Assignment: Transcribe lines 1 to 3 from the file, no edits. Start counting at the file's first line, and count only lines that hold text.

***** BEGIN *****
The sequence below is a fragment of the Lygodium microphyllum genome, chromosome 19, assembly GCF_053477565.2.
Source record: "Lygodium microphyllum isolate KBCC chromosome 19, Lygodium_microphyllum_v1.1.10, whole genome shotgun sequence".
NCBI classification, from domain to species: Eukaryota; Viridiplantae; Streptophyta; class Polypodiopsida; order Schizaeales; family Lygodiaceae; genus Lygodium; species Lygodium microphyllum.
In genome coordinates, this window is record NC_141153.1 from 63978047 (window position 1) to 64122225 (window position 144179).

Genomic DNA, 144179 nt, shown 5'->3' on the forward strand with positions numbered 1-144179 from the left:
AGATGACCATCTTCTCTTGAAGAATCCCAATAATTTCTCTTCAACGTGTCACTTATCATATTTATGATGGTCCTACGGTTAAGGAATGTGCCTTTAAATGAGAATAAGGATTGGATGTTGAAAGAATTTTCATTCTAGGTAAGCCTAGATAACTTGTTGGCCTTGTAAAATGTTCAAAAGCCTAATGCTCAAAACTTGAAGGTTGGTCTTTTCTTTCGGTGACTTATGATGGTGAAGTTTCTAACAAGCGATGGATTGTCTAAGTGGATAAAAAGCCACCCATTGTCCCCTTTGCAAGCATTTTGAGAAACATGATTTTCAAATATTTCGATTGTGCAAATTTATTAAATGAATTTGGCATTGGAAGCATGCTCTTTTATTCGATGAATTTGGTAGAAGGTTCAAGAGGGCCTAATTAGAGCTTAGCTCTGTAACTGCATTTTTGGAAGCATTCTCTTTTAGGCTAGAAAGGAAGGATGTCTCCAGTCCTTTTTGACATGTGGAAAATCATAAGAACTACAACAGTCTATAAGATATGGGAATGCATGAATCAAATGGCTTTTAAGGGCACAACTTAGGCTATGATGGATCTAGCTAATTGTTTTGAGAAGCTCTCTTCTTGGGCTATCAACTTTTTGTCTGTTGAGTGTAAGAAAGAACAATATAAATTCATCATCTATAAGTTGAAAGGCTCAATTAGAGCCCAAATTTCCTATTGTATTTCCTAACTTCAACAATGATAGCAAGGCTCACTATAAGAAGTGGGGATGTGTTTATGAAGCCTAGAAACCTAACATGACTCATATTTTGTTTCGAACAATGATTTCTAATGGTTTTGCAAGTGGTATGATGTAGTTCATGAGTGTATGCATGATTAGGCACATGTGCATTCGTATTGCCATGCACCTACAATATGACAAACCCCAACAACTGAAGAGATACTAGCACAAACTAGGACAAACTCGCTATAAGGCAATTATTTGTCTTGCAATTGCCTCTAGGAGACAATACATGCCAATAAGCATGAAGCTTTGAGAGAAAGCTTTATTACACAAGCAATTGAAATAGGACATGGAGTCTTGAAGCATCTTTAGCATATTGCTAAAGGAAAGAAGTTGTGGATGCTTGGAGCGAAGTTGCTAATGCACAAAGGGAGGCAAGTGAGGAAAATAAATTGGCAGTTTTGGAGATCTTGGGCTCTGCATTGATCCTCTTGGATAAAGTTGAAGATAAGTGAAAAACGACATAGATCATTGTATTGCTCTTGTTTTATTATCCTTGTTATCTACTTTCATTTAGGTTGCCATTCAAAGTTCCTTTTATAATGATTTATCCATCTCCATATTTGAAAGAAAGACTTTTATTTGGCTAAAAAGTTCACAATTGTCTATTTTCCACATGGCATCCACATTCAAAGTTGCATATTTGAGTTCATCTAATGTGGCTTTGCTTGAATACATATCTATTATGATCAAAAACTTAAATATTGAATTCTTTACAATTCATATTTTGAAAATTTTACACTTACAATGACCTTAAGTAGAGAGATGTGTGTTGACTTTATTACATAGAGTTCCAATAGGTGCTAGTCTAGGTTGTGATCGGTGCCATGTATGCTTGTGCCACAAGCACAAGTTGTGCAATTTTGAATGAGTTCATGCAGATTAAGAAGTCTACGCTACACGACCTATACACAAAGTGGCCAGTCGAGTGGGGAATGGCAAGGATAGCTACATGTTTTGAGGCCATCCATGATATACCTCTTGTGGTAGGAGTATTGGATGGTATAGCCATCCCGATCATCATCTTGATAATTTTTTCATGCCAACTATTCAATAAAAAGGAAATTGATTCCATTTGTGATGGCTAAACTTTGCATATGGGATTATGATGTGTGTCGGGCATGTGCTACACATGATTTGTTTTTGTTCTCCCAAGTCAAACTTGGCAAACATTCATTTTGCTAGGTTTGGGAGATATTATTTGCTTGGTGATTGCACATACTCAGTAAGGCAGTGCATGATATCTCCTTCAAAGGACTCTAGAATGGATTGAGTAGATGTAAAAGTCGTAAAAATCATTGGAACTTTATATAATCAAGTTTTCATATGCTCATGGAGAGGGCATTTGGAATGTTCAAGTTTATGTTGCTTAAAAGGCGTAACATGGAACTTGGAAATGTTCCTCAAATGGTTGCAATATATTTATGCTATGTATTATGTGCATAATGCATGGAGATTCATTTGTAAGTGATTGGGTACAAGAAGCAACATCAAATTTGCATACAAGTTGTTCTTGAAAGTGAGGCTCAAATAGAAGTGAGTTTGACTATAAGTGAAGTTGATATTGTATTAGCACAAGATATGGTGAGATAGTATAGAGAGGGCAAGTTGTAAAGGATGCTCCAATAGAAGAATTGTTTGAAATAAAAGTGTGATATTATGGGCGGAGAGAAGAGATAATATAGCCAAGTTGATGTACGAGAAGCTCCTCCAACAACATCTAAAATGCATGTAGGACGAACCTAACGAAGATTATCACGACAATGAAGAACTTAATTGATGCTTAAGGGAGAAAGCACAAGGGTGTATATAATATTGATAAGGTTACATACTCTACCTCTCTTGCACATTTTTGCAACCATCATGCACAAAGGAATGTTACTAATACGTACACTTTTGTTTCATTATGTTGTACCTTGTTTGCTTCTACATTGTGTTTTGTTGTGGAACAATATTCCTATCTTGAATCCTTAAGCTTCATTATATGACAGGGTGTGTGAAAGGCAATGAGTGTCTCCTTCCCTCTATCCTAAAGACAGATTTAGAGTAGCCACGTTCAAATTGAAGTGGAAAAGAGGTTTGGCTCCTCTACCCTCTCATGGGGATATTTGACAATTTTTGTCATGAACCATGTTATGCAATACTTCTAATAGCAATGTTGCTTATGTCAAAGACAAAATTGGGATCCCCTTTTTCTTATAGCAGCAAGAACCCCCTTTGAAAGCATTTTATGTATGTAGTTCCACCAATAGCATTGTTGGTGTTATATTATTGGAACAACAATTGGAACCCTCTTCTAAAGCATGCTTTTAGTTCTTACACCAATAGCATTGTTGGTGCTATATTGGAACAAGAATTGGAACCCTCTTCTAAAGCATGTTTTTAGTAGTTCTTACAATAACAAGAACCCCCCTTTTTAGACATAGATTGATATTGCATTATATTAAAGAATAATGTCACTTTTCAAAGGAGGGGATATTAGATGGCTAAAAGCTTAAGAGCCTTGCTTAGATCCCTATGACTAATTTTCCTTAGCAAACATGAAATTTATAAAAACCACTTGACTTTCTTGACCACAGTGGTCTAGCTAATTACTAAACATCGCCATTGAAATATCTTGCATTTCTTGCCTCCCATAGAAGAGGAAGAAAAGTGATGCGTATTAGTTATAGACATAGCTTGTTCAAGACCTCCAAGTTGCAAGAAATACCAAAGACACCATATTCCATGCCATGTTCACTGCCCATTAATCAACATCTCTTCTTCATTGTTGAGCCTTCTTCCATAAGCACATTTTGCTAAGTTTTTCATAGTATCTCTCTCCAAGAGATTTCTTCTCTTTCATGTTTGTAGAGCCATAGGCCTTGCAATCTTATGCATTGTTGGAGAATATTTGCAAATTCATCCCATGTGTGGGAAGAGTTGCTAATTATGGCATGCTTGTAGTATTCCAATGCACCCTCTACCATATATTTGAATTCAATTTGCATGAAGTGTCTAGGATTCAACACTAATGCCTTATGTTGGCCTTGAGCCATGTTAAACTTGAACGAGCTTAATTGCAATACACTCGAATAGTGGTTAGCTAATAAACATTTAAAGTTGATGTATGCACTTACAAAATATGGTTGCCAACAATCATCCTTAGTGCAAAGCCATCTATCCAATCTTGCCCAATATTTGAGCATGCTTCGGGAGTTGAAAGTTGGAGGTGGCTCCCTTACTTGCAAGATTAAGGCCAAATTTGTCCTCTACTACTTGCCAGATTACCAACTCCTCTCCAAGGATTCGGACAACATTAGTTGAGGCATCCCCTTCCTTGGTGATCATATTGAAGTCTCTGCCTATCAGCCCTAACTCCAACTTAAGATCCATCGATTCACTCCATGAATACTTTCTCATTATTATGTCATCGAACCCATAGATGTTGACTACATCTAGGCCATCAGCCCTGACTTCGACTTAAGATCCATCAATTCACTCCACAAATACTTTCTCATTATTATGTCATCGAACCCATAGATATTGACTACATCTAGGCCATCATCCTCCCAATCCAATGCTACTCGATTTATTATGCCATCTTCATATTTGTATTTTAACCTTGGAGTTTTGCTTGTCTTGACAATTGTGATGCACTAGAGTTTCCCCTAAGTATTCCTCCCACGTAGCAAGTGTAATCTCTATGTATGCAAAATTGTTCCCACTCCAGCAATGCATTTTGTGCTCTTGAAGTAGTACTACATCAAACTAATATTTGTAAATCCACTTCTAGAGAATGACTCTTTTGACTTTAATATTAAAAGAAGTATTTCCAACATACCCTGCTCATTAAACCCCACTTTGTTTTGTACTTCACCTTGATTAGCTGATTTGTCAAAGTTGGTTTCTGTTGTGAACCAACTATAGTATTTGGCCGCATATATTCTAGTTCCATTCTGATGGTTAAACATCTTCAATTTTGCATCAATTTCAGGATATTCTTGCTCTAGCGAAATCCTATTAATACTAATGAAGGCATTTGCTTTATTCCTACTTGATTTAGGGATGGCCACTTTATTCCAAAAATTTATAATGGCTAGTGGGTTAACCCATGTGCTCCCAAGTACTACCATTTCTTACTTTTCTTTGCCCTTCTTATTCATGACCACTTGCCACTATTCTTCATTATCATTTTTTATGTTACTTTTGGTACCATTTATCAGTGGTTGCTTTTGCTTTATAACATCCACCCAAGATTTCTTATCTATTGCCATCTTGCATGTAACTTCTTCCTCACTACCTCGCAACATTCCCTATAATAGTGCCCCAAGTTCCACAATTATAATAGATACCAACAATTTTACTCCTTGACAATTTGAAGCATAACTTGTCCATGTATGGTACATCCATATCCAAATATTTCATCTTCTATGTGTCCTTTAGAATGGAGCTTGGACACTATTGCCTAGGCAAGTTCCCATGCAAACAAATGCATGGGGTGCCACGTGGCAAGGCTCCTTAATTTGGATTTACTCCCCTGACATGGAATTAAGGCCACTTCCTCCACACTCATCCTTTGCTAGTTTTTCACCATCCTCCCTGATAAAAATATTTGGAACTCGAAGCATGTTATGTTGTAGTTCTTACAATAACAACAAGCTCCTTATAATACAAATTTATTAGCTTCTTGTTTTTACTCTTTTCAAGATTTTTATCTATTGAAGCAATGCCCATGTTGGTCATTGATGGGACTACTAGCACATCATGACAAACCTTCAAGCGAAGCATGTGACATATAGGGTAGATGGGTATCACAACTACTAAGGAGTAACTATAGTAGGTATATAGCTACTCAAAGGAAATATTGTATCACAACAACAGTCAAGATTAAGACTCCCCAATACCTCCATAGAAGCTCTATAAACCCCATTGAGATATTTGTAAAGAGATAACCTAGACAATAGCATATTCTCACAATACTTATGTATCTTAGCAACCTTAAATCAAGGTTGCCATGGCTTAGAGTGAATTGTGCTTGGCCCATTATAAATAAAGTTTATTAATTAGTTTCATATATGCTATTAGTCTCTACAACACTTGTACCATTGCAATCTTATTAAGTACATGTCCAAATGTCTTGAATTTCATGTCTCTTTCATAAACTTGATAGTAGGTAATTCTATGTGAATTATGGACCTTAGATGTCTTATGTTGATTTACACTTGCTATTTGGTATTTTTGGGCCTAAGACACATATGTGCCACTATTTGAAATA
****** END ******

The sequence below is a fragment of the Lygodium microphyllum genome, chromosome 19, assembly GCF_053477565.2.
Source record: "Lygodium microphyllum isolate KBCC chromosome 19, Lygodium_microphyllum_v1.1.10, whole genome shotgun sequence".
NCBI classification, from domain to species: Eukaryota; Viridiplantae; Streptophyta; class Polypodiopsida; order Schizaeales; family Lygodiaceae; genus Lygodium; species Lygodium microphyllum.